Planning a Tropical Garden
in Colder Climates
privileged to attend a very informative lecture on this topic at
Hicks Nursery, Westbury, NY in March 2015
. The presenter was
very helpful since we all had questions about over-wintering
tropical plants rather than replacing them every year.
First, we walked through some of the common
northern zone perennials that will compliment a tropical-look
garden. Of these, Hosta has many exotic and colorful varieties
to add spice to shady spots. Heuchera (coral bells), Echinacea
Purpurea (purple cone flower), Rudabeckia (black-eyed Susan),
grasses, ferns and clump-forming bamboo will set the stage for a
Tropical garden in the Northeast, Midwest or Northwest regions.
Next, consider using tender bulbs that can
generally be planted around Mother's Day. These include
Caladium, Elephant Ears, Cannas, Dahlia, Lily and Tuberose
Begonias. Their only requirements are that the soil be over
55ºF and that you place them in the appropriate place, either
sun, shade, part shade. They will do best if acclimated to the
sunny areas slowly and can even be started indoors.
Of course, we all want to see the blooms of
true tropicals, such as Mandeville, Bougainvillea, Bromeliads,
and Orchids, Citrus or banana trees. These do very well in heat
of northern summers and can be over wintered if given enough air
circulation when brought indoors. I keep two banana trees in my
basement each winter. They are brought in, not watered for the
entire winter, and simply left alone in the dark of my cellar.
When the temperatures are right, I carry them upstairs and
replant in the garden. So far, they are flourishing.
The broad-leaf plants look very tropical,
so I would use more of these and scatter blooming plants
throughout the garden. Now, whereas most of the vines and trees
prefer full sun, orchids will do best in morning or late
afternoon sun, as they will get in the branches of trees. They
are epiphytes, meaning they are "air plants" rather than being
rooted in soil. In their native environment, they live in
trees. Bromeliads are also air plants, often found growing in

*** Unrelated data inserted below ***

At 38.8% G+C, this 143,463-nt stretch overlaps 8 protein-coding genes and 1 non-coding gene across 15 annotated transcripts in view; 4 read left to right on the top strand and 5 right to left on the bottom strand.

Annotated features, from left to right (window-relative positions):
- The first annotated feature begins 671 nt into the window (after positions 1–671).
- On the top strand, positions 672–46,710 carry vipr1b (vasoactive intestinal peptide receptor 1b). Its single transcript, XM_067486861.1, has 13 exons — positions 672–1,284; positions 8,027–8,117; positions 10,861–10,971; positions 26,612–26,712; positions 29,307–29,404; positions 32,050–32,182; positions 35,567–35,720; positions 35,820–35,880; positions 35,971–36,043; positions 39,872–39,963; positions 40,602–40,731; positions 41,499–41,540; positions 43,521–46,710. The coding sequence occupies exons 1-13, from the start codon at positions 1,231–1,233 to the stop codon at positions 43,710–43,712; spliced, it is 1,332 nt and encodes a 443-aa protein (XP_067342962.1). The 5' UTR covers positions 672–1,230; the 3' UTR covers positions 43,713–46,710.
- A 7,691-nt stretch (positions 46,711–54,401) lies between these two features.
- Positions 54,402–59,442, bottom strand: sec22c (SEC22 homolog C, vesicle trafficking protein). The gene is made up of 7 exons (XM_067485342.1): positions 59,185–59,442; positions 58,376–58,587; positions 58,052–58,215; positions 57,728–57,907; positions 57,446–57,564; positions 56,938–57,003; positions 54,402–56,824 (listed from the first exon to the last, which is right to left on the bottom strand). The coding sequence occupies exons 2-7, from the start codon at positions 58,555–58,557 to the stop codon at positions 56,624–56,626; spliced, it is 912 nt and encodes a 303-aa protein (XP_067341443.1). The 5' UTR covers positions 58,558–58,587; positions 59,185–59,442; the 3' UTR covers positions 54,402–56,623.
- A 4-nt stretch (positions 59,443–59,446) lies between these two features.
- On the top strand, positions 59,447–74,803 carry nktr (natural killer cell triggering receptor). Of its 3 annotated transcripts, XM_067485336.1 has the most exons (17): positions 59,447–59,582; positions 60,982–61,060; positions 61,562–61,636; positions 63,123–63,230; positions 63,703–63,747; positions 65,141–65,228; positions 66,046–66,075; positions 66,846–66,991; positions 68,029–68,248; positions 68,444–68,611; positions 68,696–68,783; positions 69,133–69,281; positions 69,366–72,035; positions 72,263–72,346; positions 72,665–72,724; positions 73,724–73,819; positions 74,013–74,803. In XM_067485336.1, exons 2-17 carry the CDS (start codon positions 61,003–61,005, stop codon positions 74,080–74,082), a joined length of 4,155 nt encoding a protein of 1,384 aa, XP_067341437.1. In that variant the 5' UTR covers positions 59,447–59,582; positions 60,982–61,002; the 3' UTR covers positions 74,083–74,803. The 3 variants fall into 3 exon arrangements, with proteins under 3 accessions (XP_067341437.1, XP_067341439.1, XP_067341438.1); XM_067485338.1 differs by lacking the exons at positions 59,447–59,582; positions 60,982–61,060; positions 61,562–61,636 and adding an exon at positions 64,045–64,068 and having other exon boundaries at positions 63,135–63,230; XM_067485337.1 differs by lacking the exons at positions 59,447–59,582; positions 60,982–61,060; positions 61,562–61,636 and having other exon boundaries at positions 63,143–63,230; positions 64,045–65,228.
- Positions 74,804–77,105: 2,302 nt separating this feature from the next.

the limbs and crotches of trees.
But did you know you can put your
houseplants outside for the summer? Sure, your houseplants can
go to summer camp in the yard. Plants like Croton, Palms,
Dieffenbachia, Dracaena and Coleus add amazing color from their
leaf color and pattern. By fall, they will be thick and lush.
Fertilize with 5-10-5 fertilizer during the growing season.
Over-wintering Tropical Garden Plants:
Bring houseplants back indoors when
the first frost is expected.
Hardy tropical-looking perennials do
not need any special care.
Tender bulbs must be lifted and stored,
although different species have different needs as to
storage: Dahlia can be dug and stored when frost knocks the
plant back. It does best if stored in humid conditions, in
peat moss. There are Dahlias that can over winter in the
garden (Dinner plate Dahlias) with mulch protection. Lilies
will bloom according to depth planted, so to extend the
blooming season, plant these lilies at different depths.
They can be cleaned off, dried and stored in frost-free dark
place. Elephant Ears must have soil gently washed off, and
allow bulbs to dry a few days before storing in basement (in
dark). They will develop rot if touching each other or are
still damp when stored.
It is okay to cut off foliage when
bringing in bulbs while they are still green and growing.
This is what nature does when a frost hits.
To remove banana trees in fall, use a
spading fork and make a circle one foot from the stem to
loosen it. Bananas have a shallow root system and will pop
out of the soil easily when loosened in fall. Cut off the
leaves after the frost, wash off any soil to prevent
bringing pests from the garden into the house, put in into a
plastic bag and let it dry out in the basement.
A tip for growing Elephant Ears: use
black pots because they heat up faster. At end of season,
store in a dry place, removing the fibrous roots, place in a
cardboard box, not touching each other or put dry newspaper
between the bulbs.
How to get the most out of a Tropical
Accessorize with benches, statues,
fountains, hammocks, birdbaths and other ornaments.
Use night lights, spotlights or
underwater lighting in the garden.
In the pond, plant night-blooming
lilies for added fragrance and interest.
Use container plantings and flower
boxes in seating areas.
Build "trails" through the garden.
-- by Carolyn Weise
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